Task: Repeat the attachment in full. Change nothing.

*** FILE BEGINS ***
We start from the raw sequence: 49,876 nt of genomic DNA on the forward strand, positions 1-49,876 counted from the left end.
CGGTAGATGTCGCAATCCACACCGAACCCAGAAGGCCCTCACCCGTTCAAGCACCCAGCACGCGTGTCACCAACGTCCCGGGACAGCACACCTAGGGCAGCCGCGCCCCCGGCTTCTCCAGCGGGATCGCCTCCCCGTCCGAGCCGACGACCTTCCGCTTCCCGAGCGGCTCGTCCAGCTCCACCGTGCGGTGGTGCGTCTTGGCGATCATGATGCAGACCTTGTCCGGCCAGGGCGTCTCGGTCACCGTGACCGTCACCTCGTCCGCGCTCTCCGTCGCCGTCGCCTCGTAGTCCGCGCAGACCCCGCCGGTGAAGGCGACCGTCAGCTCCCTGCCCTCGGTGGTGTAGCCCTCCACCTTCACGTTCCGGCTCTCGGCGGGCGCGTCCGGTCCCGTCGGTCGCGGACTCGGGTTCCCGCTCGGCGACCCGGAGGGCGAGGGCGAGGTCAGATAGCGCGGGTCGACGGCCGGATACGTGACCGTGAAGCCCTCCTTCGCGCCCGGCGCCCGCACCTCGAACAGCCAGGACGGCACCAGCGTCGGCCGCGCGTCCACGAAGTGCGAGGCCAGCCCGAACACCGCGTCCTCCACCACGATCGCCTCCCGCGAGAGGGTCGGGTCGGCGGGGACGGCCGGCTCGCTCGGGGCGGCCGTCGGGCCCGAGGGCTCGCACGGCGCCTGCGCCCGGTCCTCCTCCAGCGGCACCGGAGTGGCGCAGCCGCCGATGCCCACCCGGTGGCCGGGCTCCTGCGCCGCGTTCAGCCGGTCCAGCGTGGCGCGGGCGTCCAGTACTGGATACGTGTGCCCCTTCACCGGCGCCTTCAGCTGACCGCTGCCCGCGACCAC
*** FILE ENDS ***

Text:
We start from the raw sequence: 49,876 nt of genomic DNA on the forward strand, positions 1-49,876 counted from the left end.
CGGTAGATGTCGCAATCCACACCGAACCCAGAAGGCCCTCACCCGTTCAAGCACCCAGCACGCGTGTCACCAACGTCCCGGGACAGCACACCTAGGGCAGCCGCGCCCCCGGCTTCTCCAGCGGGATCGCCTCCCCGTCCGAGCCGACGACCTTCCGCTTCCCGAGCGGCTCGTCCAGCTCCACCGTGCGGTGGTGCGTCTTGGCGATCATGATGCAGACCTTGTCCGGCCAGGGCGTCTCGGTCACCGTGACCGTCACCTCGTCCGCGCTCTCCGTCGCCGTCGCCTCGTAGTCCGCGCAGACCCCGCCGGTGAAGGCGACCGTCAGCTCCCTGCCCTCGGTGGTGTAGCCCTCCACCTTCACGTTCCGGCTCTCGGCGGGCGCGTCCGGTCCCGTCGGTCGCGGACTCGGGTTCCCGCTCGGCGACCCGGAGGGCGAGGGCGAGGTCAGATAGCGCGGGTCGACGGCCGGATACGTGACCGTGAAGCCCTCCTTCGCGCCCGGCGCCCGCACCTCGAACAGCCAGGACGGCACCAGCGTCGGCCGCGCGTCCACGAAGTGCGAGGCCAGCCCGAACACCGCGTCCTCCACCACGATCGCCTCCCGCGAGAGGGTCGGGTCGGCGGGGACGGCCGGCTCGCTCGGGGCGGCCGTCGGGCCCGAGGGCTCGCACGGCGCCTGCGCCCGGTCCTCCTCCAGCGGCACCGGAGTGGCGCAGCCGCCGATGCCCACCCGGTGGCCGGGCTCCTGCGCCGCGTTCAGCCGGTCCAGCGTGGCGCGGGCGTCCAGTACTGGATACGTGTGCCCCTTCACCGGCGCCTTCAGCTGACCGCTGCCCGCGACCAC